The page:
Like airborne viruses, instant messaging worms are fledglings, but very much on the rise. These new worms are also proving that once inside a corporate network they can be just as destructive, if not more so, than traditional e-mail attacks.
E-mail remains the most widely used and destructive vehicle for spreading viruses and worms over the Internet, but the first three months of 2005 saw a rise in the number of worms using IM to propagate.
Anti-virus company Trend Micro recently released its first quarter 2005 virus roundup, in which half of the reported outbreaks were IM worms. Since emerging as a proof of concept in 2001, IM worms have taken a back seat to e-mail worms. But the sharp increase in IM-based outbreaks this year signals a revival of the IM vehicle, according to Trend Micro officials.
IM worms are on the rise primarily because of the publishing of the source code for existing attacks, said David Perry, global education director at Trend Micro.
"There have been a couple successful [IM worms] and the source code was made available," Perry said. "Most viruses are minor variations on existing viruses."
IM management and security vendor Akonix Systems noted an alarming 400 percent rise in IM attacks in its Q1 IM and peer-to-peer threat summary.
Akonix's numbers showed more than double the total number of targeted attacks on IM and p-to-p networks in the first quarter of 2005 than in all of 2004, according to Francis Costello, chief marketing officer at Akonix.
"We've seen published threat methods, which lets other virus writers jump in," Costello said.
Just last week virus alerts were issued for the latest variants of the Kelvir worm -- W32.Kelvir.U, W32.Kelvir.T, and W32.Kelvir.N -- which targets Microsoft's MSN Messenger and Windows Messenger. The Kelvir worm sends a URL via IM; once a user clicks on the URL, a worm is downloaded that sends itself to the now-infected user's contact list.
Although most IM worms target consumer systems such as MSN Messenger, Yahoo Messenger, and AOL's AIM, corporations still should be concerned.
According to IM security tool vendor IMlogic, nearly 85 percent of enterprises use public IM systems, and most do not have any additional security in place.
In fact, most enterprises are severely unprepared for IM-based malware attacks, according to Michael Osterman, president of Osterman Research.
The various types of IM attacks are not a critical problem yet for enterprises, but are rapidly becoming one, Osterman said.
"Within a matter of months this could become a huge problem that could do a lot of damage," Osterman said. "It would take very little to get totally out of control."
IM by its nature is a little more secure than e-mail, Osterman said. IM requires a user to grant permission to incoming contacts and is not as widely used as e-mail for file transport, through which many malicious payloads are sent.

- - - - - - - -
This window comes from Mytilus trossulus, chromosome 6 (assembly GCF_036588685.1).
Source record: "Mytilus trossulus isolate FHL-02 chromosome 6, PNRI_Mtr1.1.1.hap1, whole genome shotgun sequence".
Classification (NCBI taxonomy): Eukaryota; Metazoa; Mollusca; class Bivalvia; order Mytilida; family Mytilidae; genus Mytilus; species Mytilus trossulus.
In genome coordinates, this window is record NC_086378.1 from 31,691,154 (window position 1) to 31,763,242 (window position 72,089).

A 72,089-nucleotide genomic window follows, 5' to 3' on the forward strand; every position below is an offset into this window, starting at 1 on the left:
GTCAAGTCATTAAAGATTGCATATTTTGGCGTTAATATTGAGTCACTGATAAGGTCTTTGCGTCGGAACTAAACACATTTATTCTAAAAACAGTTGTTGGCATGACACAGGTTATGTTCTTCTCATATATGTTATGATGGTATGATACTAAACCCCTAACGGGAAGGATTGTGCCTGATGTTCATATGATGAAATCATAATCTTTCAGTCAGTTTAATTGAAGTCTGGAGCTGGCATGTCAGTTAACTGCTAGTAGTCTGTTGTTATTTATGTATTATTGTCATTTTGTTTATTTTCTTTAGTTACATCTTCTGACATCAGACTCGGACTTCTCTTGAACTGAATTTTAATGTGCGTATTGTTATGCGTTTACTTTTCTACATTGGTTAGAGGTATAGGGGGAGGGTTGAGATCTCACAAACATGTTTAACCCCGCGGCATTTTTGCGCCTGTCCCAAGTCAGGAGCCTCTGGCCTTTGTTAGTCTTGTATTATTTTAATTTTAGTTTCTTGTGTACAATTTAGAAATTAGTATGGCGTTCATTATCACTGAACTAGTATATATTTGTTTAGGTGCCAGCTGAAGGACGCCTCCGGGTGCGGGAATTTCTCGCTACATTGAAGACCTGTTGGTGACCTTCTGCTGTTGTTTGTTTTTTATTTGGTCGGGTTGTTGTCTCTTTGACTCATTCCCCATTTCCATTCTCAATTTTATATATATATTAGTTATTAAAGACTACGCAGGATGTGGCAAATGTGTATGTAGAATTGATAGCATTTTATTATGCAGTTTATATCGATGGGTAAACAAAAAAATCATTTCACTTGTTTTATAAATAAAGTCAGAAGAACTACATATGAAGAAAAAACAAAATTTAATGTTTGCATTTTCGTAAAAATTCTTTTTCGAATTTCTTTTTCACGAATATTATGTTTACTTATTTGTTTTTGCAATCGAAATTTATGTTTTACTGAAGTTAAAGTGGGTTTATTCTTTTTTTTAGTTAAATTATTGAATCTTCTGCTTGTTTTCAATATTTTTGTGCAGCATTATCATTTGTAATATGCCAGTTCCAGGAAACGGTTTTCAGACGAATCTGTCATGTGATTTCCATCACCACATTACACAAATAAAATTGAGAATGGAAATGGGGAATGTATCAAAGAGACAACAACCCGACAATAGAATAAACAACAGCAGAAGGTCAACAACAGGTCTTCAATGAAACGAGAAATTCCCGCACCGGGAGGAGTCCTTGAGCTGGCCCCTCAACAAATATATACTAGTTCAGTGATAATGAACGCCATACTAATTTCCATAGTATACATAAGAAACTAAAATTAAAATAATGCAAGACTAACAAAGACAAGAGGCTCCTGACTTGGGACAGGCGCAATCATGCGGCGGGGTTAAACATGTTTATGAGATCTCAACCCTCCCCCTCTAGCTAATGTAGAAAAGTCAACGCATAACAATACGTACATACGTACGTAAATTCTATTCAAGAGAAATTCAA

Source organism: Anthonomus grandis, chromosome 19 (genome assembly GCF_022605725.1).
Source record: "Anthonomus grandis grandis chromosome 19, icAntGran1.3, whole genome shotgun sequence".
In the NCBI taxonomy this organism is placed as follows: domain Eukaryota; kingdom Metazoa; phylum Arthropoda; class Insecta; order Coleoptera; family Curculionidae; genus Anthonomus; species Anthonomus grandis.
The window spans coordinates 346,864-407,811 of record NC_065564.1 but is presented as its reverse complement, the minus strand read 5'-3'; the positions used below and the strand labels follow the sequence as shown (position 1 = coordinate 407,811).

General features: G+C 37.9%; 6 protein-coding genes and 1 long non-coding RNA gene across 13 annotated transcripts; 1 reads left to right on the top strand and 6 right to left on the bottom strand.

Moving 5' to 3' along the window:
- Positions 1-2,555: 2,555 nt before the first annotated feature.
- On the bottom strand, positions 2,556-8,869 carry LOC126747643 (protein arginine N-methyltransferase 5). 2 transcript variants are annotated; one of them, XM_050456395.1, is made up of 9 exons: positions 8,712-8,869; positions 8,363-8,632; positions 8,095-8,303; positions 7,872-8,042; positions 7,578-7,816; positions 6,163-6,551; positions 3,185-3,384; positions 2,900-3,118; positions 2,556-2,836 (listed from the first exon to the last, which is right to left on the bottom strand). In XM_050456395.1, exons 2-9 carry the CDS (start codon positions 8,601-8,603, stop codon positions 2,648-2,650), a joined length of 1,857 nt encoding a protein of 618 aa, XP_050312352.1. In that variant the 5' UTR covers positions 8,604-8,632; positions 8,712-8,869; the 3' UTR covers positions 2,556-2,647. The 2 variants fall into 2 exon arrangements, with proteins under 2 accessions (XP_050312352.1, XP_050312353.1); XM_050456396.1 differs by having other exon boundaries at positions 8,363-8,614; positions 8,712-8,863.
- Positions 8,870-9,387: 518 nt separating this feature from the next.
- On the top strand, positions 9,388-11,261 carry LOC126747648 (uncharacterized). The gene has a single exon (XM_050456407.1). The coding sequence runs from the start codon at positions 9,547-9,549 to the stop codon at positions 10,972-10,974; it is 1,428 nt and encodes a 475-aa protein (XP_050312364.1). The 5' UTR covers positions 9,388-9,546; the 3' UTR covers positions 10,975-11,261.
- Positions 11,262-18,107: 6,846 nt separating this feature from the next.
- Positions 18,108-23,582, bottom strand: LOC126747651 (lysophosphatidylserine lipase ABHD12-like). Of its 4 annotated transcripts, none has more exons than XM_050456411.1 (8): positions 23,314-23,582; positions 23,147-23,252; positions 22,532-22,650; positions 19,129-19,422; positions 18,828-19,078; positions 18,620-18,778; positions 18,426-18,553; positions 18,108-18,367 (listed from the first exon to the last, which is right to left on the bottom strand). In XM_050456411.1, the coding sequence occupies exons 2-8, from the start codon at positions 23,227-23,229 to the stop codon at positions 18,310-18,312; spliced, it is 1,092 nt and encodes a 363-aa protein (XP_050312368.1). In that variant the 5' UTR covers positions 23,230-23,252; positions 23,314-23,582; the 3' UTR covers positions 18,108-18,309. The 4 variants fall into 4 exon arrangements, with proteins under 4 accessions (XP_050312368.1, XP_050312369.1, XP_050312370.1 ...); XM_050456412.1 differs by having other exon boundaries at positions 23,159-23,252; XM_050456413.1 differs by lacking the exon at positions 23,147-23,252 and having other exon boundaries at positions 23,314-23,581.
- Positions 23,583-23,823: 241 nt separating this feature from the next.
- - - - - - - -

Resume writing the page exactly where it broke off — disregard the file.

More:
Once inside a company, however, IM worms can wreak havoc because they bypass existing security defenses in place for e-mail, Osterman said.
Firstly, organizations without enterprise-grade IM in place should find out exactly how much public IM is now running on their network, he said.
"A lot of organizations really underestimate the amount of IM they have deployed," Osterman said. "Sometimes IT managers say they have none but if you put a sniffer on you can see thousands of IM [chats] on the network."
Corporations can deploy enterprise IM systems, such as Microsoft's Live Communications Server or IBM's Lotus Instant Messaging, or they can secure public systems by adding overlay management tools from vendors such as Akonix, FaceTime, IMlogic, and others.
"If you secure the public system and provide security against viruses plus namespace control and auditing and logging, then you have an enterprise grade system," Osterman said.
In addition to a growing number of worms, the types of IM threats are expanding to include SPIM (spam over IM) and phishing attacks. In fact, the first phishing attack using IM hit the Yahoo Messenger application last month. The scam sent a link to an official-looking but fake Yahoo Web site that asked users to provide account and password information. MSN IM users, too, were the targets of a then-new IM worm in March.
As for the SPIM threat, The Radicati Group estimates that SPIM will grow to 17.9 billion messages in 2008, fueled by the growing IM adoption and a sharp increase in published IM names in corporate and public directories.
Akonix currently offers protection from SPIM through dynamically updated SPIM policies, and is paying close attention to the SPIM problem in its development efforts, said Costello.
"SPIM is potentially the next big thing. There is SPIM on IM networks but it is not nearly as bad as e-mail spam," he said. "It is harder to do unsolicited messaging in IM, [but] as more and more people use IM it will become more targeted."